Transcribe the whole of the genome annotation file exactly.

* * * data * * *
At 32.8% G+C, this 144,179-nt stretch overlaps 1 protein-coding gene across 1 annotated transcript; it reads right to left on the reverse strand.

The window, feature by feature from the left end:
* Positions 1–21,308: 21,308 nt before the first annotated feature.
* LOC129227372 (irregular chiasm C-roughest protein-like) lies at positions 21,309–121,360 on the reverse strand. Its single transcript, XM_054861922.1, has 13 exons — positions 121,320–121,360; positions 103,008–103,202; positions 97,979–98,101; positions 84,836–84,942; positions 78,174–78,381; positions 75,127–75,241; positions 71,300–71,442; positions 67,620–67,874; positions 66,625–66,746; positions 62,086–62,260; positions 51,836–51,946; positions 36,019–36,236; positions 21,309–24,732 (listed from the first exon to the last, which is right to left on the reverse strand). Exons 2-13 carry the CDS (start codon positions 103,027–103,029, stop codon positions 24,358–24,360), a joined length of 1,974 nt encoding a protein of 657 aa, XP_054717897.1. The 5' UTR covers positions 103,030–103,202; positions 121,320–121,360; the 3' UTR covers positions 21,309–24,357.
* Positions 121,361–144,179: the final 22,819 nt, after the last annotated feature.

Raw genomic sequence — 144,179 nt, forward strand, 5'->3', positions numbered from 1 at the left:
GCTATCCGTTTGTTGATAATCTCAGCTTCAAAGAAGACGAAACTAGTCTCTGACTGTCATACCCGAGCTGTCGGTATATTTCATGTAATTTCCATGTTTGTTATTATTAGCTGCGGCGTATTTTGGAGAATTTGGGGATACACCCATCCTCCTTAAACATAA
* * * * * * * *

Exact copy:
At 32.8% G+C, this 144,179-nt stretch overlaps 1 protein-coding gene across 1 annotated transcript; it reads right to left on the reverse strand.

The window, feature by feature from the left end:
* Positions 1–21,308: 21,308 nt before the first annotated feature.
* LOC129227372 (irregular chiasm C-roughest protein-like) lies at positions 21,309–121,360 on the reverse strand. Its single transcript, XM_054861922.1, has 13 exons — positions 121,320–121,360; positions 103,008–103,202; positions 97,979–98,101; positions 84,836–84,942; positions 78,174–78,381; positions 75,127–75,241; positions 71,300–71,442; positions 67,620–67,874; positions 66,625–66,746; positions 62,086–62,260; positions 51,836–51,946; positions 36,019–36,236; positions 21,309–24,732 (listed from the first exon to the last, which is right to left on the reverse strand). Exons 2-13 carry the CDS (start codon positions 103,027–103,029, stop codon positions 24,358–24,360), a joined length of 1,974 nt encoding a protein of 657 aa, XP_054717897.1. The 5' UTR covers positions 103,030–103,202; positions 121,320–121,360; the 3' UTR covers positions 21,309–24,357.
* Positions 121,361–144,179: the final 22,819 nt, after the last annotated feature.

Raw genomic sequence — 144,179 nt, forward strand, 5'->3', positions numbered from 1 at the left:
GCTATCCGTTTGTTGATAATCTCAGCTTCAAAGAAGACGAAACTAGTCTCTGACTGTCATACCCGAGCTGTCGGTATATTTCATGTAATTTCCATGTTTGTTATTATTAGCTGCGGCGTATTTTGGAGAATTTGGGGATACACCCATCCTCCTTAAACATAA